You can't be a good programmer without a deep understanding of the engines that the software uses and the limitations of the tools. A good ingerstanding of the hardware would be utilitarian as well. Plus physics, chemical and mechanical engineering etc. Well mostly the software guys just want to twiddle bits. At a high level.
I liked it better in the old days when harware engineers learned software and processors.
At this year's MD&M West show, lots of material suppliers are talking about new formulations for wearables and things that stick to the skin, whether it's adhesives, wound dressings, skin patches and other drug delivery devices, or medical electronics.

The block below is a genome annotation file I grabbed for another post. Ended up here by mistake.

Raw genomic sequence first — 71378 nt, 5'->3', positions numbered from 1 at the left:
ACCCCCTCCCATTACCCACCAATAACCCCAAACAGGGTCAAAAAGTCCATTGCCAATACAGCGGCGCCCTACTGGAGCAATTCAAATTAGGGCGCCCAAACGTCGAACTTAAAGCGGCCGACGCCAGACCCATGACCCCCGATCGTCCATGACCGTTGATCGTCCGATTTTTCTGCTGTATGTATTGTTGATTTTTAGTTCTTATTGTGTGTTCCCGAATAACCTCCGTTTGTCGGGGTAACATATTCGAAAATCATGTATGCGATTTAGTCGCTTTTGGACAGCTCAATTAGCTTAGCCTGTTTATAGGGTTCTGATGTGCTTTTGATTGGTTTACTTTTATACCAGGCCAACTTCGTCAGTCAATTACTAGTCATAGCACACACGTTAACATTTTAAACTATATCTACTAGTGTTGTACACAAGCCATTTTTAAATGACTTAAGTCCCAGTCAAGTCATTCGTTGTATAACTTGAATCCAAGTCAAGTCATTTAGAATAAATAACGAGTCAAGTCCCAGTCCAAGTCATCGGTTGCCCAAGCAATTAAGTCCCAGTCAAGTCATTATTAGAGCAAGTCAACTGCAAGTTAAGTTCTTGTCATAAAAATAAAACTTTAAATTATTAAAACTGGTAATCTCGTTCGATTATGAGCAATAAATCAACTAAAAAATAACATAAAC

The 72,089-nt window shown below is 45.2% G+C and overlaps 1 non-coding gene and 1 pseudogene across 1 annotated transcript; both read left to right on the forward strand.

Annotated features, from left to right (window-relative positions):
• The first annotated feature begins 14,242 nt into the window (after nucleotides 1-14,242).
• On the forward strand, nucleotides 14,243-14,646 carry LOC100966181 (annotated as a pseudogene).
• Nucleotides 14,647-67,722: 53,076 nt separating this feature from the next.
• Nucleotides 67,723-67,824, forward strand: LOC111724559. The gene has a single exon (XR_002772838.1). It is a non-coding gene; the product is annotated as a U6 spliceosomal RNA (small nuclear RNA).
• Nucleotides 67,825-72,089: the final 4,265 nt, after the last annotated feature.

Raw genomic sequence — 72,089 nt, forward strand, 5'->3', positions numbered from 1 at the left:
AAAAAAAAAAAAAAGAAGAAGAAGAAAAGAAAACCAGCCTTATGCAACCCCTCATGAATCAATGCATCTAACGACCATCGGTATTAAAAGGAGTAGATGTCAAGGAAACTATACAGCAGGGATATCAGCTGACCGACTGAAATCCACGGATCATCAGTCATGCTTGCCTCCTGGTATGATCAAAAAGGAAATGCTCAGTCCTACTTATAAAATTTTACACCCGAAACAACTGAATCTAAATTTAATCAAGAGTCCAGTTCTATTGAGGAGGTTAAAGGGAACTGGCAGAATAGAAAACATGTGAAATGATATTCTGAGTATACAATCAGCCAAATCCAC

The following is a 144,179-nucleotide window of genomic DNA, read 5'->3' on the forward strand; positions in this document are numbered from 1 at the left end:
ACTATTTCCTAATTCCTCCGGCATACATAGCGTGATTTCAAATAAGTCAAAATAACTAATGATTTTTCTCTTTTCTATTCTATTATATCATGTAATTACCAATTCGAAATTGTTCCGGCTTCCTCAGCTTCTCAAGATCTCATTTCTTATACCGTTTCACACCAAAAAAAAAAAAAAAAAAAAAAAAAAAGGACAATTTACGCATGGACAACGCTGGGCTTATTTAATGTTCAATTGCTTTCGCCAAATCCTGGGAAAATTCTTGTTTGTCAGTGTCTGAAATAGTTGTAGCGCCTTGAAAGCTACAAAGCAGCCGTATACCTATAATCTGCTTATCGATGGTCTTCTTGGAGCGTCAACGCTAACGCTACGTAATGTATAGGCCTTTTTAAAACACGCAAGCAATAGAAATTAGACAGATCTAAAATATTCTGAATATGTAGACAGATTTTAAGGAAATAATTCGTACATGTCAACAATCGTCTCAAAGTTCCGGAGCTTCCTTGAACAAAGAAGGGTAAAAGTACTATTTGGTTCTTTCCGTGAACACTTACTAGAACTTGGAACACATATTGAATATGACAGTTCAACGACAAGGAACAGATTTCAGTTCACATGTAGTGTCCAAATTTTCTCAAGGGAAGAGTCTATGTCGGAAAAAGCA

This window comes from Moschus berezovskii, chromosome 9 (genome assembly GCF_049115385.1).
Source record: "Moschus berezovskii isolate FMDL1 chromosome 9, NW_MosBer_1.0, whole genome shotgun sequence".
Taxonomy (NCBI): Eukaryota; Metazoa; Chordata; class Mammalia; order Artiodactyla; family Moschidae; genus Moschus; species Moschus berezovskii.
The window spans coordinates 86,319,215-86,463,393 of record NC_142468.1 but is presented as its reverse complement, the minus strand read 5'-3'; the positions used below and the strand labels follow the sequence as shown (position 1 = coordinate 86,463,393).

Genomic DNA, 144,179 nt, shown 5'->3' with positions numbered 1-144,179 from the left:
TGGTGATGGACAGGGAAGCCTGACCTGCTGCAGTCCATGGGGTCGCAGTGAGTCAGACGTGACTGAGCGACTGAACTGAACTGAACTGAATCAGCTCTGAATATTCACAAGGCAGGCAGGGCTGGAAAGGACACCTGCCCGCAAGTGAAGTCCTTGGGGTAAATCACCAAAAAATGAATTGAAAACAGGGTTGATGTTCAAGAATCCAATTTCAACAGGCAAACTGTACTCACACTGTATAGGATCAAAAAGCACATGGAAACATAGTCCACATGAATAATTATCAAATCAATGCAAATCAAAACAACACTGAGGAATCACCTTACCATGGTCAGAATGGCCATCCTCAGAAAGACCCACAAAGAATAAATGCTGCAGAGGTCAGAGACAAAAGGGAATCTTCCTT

The US Congress has extended an important tax credit for solar energy, a move that’s good news for future investments in this type of alternative energy and for many stakeholders in the solar industry.
Focus on Fundamentals consists of 45-minute on-line classes that cover a host of technologies. You learn without leaving the comfort of your desk. All classes are taught by subject-matter experts and all are archived. So if you can't attend live, attend at your convenience.